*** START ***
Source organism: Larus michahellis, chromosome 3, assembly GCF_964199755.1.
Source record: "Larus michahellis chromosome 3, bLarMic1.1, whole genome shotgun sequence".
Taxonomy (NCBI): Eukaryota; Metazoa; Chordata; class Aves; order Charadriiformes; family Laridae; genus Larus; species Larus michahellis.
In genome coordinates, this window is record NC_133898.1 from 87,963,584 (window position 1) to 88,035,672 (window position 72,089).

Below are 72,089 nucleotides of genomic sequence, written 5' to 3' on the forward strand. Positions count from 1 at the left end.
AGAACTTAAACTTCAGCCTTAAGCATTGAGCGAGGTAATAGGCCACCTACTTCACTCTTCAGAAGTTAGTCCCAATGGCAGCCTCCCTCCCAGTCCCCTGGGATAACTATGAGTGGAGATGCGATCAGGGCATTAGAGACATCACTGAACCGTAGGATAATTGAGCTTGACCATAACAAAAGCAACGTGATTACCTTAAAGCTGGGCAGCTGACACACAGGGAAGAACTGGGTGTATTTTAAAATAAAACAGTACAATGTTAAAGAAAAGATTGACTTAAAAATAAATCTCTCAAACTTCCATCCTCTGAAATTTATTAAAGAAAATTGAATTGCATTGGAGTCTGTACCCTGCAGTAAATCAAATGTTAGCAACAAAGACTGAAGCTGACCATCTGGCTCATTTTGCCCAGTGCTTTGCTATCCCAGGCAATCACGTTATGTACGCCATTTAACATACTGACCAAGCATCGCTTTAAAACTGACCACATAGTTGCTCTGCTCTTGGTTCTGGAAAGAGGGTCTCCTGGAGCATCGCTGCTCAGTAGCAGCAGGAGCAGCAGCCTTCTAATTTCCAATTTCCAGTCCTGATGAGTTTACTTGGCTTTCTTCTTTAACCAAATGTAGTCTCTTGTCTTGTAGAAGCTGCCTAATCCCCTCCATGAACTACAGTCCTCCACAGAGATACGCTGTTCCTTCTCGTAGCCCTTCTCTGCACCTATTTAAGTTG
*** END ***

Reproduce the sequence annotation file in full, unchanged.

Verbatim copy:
Source organism: Larus michahellis, chromosome 3, assembly GCF_964199755.1.
Source record: "Larus michahellis chromosome 3, bLarMic1.1, whole genome shotgun sequence".
Taxonomy (NCBI): Eukaryota; Metazoa; Chordata; class Aves; order Charadriiformes; family Laridae; genus Larus; species Larus michahellis.
In genome coordinates, this window is record NC_133898.1 from 87,963,584 (window position 1) to 88,035,672 (window position 72,089).

Below are 72,089 nucleotides of genomic sequence, written 5' to 3' on the forward strand. Positions count from 1 at the left end.
AGAACTTAAACTTCAGCCTTAAGCATTGAGCGAGGTAATAGGCCACCTACTTCACTCTTCAGAAGTTAGTCCCAATGGCAGCCTCCCTCCCAGTCCCCTGGGATAACTATGAGTGGAGATGCGATCAGGGCATTAGAGACATCACTGAACCGTAGGATAATTGAGCTTGACCATAACAAAAGCAACGTGATTACCTTAAAGCTGGGCAGCTGACACACAGGGAAGAACTGGGTGTATTTTAAAATAAAACAGTACAATGTTAAAGAAAAGATTGACTTAAAAATAAATCTCTCAAACTTCCATCCTCTGAAATTTATTAAAGAAAATTGAATTGCATTGGAGTCTGTACCCTGCAGTAAATCAAATGTTAGCAACAAAGACTGAAGCTGACCATCTGGCTCATTTTGCCCAGTGCTTTGCTATCCCAGGCAATCACGTTATGTACGCCATTTAACATACTGACCAAGCATCGCTTTAAAACTGACCACATAGTTGCTCTGCTCTTGGTTCTGGAAAGAGGGTCTCCTGGAGCATCGCTGCTCAGTAGCAGCAGGAGCAGCAGCCTTCTAATTTCCAATTTCCAGTCCTGATGAGTTTACTTGGCTTTCTTCTTTAACCAAATGTAGTCTCTTGTCTTGTAGAAGCTGCCTAATCCCCTCCATGAACTACAGTCCTCCACAGAGATACGCTGTTCCTTCTCGTAGCCCTTCTCTGCACCTATTTAAGTTG